Intensive Introduction to Documentary Studies
This intensive, weeklong class is designed for distance students who are pursuing the Certificate in Documentary Arts and fulfills their introductory course requirement, but it is also ideal for any student wishing to get a grasp of the basic history and principles of documentary work. This course will feature a variety of guest speakers, including photographers, filmmakers, writers, and audio producers. We emphasize not only methodologies but also philosophies and ethics of fieldwork in different settings. Students will explore examples of fieldwork and at the final meeting will present project proposals of their own. These proposals may be the beginning of long-term documentary initiatives or simply a means to help decide on the direction of a future project. (38 hours)
Michelle Lanier, director of North Carolina’s African American Heritage Commission, has been an instructor at CDS since 2000. She uses her background as an oral historian and folklorist to connect communities around personal narratives and cultural expression. She has traveled to Panama and Ghana to document African Diaspora funerary traditions, and her ethnographic work in a South Carolina Gullah community led to her role as a liaison to the Gullah-Geechee Cultural Heritage Corridor. Growing up in a family that includes veterans of five American wars has inspired her current work, training students to collect veterans’ narratives.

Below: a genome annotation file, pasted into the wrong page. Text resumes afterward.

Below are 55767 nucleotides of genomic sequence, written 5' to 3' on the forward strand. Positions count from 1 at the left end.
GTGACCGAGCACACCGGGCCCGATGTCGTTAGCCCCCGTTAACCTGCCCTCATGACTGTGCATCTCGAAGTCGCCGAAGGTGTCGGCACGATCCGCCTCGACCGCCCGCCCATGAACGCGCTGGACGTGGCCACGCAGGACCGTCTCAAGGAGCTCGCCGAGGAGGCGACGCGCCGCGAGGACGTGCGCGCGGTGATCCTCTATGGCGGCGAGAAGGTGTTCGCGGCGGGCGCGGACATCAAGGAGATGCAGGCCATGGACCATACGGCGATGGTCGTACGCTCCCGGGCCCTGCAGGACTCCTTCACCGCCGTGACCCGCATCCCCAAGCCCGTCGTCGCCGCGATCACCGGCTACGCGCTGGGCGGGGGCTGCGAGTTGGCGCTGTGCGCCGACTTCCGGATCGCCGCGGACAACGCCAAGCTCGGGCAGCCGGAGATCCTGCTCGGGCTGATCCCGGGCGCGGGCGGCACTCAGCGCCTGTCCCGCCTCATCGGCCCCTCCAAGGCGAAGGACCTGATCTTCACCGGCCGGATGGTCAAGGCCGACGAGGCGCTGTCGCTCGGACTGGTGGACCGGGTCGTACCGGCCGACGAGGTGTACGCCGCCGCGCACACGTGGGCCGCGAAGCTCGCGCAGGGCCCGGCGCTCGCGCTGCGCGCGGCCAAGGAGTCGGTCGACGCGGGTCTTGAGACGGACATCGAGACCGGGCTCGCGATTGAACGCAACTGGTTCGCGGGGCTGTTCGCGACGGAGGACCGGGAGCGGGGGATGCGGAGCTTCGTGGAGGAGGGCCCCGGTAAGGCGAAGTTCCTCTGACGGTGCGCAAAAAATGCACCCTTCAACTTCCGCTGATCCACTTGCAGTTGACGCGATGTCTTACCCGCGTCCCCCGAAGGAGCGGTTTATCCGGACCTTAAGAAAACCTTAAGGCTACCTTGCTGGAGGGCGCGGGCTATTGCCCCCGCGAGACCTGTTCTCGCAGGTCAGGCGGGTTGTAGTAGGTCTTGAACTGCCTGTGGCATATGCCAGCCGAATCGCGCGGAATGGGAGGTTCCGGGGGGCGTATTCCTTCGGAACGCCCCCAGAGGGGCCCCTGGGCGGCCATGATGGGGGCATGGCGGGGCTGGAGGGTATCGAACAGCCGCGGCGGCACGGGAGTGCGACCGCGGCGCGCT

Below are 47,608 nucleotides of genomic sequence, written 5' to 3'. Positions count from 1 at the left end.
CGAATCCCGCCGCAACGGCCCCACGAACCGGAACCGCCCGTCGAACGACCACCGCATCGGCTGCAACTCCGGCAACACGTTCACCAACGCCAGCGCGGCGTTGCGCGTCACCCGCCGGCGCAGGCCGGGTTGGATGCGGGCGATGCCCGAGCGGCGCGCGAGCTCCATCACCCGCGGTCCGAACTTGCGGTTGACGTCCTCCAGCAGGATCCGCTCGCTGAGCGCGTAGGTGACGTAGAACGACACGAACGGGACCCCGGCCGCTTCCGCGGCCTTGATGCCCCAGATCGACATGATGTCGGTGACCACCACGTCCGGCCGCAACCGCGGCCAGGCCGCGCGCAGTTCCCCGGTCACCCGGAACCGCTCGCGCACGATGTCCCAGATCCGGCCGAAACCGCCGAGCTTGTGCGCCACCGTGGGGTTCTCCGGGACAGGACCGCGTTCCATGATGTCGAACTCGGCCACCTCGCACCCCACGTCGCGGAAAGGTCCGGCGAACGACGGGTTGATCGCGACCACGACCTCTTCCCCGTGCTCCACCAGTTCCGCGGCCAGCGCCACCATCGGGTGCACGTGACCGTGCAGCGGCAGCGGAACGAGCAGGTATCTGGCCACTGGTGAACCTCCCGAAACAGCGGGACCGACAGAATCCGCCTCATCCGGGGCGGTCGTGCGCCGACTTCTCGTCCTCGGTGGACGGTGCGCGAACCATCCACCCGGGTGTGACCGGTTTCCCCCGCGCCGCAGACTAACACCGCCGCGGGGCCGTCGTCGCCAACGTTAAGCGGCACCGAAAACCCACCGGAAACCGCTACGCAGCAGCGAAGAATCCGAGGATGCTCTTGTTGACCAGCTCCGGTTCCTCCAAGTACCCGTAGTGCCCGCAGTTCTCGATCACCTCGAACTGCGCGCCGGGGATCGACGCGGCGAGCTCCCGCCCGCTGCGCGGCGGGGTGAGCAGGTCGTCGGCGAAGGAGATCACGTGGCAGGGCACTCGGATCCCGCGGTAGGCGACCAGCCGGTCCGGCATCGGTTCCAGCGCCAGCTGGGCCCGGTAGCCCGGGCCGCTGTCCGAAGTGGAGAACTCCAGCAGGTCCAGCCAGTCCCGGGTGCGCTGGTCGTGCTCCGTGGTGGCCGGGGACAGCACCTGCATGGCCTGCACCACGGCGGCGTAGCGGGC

Due to high demand, the institute will be offered twice in the summer of 2015. Hours for the institute are:
Sunday, June 21: 5 p.m.–9 p.m.
Monday–Thursday, June 22–25: 9 a.m.–4 p.m.
Friday, June 26: 9 a.m.–5 p.m.
Sunday, August 9: 5 p.m.–9 p.m.
Monday–Thursday, August 10–13: 9 a.m.–4 p.m.
Friday, August 14: 9 a.m.–5 p.m.